Streetwise Professor

May 17, 2015

One Does Not Win Wars By Special Operations Alone

Filed under: History,Military,Politics — The Professor @ 1:42 pm

The administration is hyping an allegedly successful Delta Force attack on an Isis target in Syria. I say “allegedly successful” because even though it appears that at least one high value target was killed, and some intelligence was seized, there are doubts that the raid killed the original target. But even if the raid was successful in that it achieved its objective, it testifies to the broader strategic failure of the American campaign to “counter Isis.”

One does not win wars by special operations alone. As their name implies, special operations are special, exceptional. They can be an important and very specialized component of a military campaign that uses all elements of combat power to destroy a conventional or semi-conventional enemy force that holds territory: they cannot be the entire campaign, or even the main element of that campaign. Special operations support the main operations. They are not a substitute for infantry, armor, artillery, and airpower: they are a complement.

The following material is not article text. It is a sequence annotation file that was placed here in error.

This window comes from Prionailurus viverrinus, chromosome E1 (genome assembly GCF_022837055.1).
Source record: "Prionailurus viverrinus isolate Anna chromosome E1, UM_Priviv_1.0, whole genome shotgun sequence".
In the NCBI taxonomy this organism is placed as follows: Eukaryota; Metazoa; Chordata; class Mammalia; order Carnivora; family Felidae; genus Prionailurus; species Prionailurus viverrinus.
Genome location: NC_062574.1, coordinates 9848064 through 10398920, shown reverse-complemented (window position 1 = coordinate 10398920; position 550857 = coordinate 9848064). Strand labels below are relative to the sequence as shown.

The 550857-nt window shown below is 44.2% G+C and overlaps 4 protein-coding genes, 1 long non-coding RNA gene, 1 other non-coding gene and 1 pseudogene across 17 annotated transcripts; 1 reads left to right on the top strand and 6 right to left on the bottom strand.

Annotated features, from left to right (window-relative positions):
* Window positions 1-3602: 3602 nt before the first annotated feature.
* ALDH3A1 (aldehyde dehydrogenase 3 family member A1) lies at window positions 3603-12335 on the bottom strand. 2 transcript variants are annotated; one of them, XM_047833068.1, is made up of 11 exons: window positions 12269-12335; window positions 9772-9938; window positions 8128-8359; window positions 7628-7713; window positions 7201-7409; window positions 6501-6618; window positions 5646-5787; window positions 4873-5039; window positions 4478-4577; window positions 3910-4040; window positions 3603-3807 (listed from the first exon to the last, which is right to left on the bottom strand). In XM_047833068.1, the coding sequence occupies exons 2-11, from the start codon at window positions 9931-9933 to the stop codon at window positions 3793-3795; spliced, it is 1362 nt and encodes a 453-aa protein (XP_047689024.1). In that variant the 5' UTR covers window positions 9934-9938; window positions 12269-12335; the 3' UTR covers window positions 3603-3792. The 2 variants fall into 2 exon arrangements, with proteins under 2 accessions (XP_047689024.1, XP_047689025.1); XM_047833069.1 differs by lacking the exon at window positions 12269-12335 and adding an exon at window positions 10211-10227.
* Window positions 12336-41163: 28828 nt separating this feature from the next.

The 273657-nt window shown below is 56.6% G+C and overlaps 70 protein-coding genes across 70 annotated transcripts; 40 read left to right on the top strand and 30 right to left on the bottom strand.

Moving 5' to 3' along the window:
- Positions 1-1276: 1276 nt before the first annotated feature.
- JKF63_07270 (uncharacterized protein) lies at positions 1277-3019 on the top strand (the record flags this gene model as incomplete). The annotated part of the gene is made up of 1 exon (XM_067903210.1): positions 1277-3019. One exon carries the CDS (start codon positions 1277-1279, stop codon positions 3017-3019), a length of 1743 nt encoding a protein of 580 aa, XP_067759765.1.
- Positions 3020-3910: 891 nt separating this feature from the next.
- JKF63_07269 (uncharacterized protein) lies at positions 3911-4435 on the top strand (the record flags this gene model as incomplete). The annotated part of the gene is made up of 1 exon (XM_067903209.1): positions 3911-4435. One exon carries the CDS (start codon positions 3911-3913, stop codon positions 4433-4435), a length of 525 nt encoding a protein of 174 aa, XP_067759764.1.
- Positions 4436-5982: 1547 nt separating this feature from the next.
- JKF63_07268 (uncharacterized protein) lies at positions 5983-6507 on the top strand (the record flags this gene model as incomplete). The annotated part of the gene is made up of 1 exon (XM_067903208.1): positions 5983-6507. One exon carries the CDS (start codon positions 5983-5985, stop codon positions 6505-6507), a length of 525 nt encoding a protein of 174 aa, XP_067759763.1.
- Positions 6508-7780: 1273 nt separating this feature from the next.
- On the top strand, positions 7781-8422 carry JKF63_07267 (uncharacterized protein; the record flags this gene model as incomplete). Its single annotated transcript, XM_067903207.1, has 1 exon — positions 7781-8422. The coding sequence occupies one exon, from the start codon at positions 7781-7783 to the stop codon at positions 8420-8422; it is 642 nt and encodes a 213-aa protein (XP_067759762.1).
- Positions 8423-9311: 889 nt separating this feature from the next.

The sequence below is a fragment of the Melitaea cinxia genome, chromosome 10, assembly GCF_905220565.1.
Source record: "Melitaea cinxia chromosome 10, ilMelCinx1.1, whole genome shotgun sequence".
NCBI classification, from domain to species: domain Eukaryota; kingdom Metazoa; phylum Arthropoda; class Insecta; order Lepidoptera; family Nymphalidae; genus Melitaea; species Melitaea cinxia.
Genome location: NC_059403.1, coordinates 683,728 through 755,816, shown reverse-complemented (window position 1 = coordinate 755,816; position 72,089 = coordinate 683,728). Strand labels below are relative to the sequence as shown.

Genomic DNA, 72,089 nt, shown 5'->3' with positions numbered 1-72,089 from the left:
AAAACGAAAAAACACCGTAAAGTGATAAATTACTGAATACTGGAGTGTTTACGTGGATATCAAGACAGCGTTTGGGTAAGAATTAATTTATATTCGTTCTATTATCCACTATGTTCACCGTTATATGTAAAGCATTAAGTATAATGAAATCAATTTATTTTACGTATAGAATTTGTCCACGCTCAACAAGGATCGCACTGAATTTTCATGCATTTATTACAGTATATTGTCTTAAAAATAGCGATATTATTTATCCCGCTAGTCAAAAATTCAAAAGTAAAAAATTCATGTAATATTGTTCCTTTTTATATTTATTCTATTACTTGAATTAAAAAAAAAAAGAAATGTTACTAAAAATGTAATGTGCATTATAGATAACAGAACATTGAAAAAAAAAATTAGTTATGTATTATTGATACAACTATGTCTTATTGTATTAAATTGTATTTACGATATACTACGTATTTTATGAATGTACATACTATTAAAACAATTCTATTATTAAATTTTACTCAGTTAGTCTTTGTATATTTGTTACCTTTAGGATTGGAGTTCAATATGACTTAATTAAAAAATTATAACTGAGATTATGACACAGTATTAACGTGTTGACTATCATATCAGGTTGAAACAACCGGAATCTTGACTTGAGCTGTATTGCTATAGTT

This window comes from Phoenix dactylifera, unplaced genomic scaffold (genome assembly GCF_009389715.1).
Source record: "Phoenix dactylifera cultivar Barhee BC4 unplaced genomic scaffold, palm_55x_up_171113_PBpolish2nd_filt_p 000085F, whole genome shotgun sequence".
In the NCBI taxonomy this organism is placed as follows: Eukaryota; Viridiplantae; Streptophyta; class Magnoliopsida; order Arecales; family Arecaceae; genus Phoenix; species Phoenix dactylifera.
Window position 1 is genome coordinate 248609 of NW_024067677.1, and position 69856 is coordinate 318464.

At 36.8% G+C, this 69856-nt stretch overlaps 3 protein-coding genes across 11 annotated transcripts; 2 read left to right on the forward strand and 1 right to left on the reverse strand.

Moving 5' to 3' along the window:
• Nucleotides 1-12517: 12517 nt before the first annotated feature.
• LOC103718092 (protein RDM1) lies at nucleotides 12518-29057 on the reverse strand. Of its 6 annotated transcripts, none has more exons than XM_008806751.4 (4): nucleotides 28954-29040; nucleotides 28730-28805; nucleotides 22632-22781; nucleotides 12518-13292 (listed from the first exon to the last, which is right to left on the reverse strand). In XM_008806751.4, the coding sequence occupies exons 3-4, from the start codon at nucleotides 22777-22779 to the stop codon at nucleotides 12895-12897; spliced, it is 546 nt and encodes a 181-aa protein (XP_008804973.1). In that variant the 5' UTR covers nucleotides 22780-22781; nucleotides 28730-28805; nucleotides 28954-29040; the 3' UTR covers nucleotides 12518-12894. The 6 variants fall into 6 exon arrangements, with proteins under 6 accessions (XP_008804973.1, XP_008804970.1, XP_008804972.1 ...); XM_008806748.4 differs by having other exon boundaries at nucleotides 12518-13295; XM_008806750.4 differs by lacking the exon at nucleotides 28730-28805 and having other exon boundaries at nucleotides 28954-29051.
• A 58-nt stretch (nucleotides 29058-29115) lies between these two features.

One important function that special operations can perform is reconnaissance and intelligence collection. The information provided by special operators can be used to identify enemy weaknesses and strengths, anticipate enemy movements, and plan main force attacks to destroy enemy units and wrest territory from them.

Even if the Delta operators seized considerable intelligence in the raid, this information will be largely useless in operations against Isis combat power because there is no American or coalition combat force that can use it to devise an effective attack against that power.